Oct 27

Dissertation Defense: Lauren Bowman 10/27 at 3pm

October 27, 2017

3:00 PM - 5:00 PM


2203 AEH


400 S Peoria Street, Chicago, IL 60607

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Dissertation Defense: Lauren Bowman, candidate for PhD in Public Administration
3 pm - October 27, 2017

Work-Life Balance Policies in the Federal Government: What Factors are Related to Use?

The entry of women into the job market has prompted a great deal of change in the workplace, especially in terms of the relationship between employee and employer.  The introduction of work-life balance policies is one such change.  These policies have been adopted by many organizations and yet an inability to strike a satisfying balance between the personal and professional remains an issue for many Americans.  In the course of studying the efficacy of work-life balance policies, researchers have identified “uptake” (the act of making use of a provided service or policy) as one major barrier to making the policies helpful for workers and employers.  This research will investigate specific, organization-based mechanisms that affect the use of work-life balance policies using data from the 2011 Federal Employee Viewpoint Survey.  Previous research has failed to examine the determinants of use in an American governmental context, and because the federal government has shown exceptional dedication to supporting work-life balance, this research will provide a unique addition to the work-life balance literature.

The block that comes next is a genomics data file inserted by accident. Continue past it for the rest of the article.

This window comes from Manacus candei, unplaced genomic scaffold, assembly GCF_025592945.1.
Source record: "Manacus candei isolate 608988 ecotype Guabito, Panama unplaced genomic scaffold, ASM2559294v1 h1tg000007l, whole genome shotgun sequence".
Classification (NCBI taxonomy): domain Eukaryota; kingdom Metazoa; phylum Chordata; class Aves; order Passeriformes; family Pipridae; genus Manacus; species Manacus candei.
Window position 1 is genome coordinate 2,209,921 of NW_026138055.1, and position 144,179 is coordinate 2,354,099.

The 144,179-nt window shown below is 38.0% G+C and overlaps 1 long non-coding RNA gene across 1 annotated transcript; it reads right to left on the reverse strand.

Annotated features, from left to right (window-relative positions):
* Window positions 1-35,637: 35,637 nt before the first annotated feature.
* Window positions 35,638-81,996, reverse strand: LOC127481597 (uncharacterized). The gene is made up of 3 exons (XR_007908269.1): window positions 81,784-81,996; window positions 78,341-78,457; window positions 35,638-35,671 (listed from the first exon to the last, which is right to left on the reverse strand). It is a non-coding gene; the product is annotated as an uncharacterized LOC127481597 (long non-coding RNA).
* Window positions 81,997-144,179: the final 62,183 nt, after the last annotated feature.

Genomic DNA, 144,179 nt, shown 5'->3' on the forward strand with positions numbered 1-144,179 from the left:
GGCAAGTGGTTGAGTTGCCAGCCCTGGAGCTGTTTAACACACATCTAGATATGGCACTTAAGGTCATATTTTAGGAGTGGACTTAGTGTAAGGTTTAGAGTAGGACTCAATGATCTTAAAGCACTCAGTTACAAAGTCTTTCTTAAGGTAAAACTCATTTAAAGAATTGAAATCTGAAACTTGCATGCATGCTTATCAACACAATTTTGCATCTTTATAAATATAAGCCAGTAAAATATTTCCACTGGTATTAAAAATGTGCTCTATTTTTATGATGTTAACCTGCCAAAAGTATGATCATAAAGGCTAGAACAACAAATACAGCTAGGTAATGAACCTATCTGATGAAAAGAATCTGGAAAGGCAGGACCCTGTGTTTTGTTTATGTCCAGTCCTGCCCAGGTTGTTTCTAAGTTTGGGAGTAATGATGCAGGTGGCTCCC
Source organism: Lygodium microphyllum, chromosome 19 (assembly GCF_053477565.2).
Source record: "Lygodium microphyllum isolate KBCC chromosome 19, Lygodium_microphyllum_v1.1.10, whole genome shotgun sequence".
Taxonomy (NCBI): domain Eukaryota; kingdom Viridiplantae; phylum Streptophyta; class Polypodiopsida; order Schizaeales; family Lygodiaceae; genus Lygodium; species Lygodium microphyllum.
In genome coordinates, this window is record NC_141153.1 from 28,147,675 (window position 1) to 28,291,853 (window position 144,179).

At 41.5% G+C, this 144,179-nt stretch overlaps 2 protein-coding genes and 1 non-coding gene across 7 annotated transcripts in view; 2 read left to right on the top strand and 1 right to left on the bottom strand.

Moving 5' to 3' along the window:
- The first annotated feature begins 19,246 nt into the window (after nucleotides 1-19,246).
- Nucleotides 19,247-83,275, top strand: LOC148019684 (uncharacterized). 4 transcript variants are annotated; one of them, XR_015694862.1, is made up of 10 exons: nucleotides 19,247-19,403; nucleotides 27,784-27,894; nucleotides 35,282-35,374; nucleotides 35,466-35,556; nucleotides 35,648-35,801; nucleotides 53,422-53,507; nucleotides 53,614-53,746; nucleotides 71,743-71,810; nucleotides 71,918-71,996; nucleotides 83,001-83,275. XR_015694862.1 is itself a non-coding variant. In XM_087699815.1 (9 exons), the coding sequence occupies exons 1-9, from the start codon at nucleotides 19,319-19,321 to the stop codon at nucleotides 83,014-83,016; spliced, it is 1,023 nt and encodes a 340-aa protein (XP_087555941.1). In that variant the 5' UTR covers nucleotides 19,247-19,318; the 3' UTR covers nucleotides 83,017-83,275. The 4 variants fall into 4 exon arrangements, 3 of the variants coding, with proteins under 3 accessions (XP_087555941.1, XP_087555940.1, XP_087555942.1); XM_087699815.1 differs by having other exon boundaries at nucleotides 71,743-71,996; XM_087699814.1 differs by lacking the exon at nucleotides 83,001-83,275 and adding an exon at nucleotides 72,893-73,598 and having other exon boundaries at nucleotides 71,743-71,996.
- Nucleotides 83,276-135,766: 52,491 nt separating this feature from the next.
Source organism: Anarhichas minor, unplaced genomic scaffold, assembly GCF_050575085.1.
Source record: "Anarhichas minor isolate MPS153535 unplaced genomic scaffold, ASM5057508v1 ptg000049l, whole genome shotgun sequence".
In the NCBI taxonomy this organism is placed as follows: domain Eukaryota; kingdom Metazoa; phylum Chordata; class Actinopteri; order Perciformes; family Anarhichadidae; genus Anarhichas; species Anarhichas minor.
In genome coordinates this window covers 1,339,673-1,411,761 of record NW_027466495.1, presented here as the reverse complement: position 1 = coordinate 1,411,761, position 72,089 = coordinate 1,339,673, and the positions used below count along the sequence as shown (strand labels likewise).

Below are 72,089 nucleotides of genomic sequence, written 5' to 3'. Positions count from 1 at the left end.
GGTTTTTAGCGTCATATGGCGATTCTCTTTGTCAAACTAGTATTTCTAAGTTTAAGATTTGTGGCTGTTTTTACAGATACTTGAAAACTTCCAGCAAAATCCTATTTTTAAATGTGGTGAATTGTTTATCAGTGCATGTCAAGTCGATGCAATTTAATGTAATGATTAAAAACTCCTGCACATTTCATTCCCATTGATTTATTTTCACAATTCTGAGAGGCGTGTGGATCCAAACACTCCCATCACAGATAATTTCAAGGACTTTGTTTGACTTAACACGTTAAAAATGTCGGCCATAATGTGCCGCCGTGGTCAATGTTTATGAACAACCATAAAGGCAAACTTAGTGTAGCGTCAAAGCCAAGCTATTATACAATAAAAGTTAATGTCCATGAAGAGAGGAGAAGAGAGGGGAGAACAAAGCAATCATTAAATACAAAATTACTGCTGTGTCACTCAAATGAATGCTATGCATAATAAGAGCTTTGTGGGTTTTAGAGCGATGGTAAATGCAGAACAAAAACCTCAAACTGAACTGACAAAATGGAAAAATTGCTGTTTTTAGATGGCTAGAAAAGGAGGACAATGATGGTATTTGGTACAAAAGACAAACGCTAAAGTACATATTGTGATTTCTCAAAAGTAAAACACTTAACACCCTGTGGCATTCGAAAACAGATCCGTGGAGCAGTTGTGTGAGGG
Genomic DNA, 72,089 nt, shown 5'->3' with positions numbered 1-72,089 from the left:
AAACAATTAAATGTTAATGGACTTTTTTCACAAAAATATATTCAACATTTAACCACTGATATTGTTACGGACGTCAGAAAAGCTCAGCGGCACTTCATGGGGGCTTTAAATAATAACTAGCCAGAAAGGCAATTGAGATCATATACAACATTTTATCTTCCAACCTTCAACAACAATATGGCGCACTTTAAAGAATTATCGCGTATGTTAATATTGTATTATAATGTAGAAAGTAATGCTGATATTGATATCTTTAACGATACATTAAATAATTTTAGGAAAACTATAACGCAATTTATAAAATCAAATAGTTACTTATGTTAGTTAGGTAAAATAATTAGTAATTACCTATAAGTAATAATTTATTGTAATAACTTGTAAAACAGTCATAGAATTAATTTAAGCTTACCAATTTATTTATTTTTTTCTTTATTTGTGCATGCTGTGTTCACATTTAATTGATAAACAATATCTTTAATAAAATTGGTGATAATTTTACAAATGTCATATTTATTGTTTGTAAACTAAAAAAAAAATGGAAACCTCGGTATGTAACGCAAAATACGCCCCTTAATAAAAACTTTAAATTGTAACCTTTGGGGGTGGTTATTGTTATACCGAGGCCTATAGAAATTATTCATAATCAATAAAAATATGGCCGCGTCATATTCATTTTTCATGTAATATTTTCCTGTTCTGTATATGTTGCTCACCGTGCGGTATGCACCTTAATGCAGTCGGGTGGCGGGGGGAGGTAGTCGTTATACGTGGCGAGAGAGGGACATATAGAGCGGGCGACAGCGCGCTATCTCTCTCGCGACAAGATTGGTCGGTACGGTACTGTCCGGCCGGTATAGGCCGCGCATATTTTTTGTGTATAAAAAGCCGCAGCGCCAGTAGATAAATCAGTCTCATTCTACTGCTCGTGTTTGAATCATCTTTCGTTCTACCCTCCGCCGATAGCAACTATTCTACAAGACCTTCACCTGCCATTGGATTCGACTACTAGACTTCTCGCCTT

Sharon Hayes

Date posted

Oct 5, 2017

Date updated

Oct 5, 2017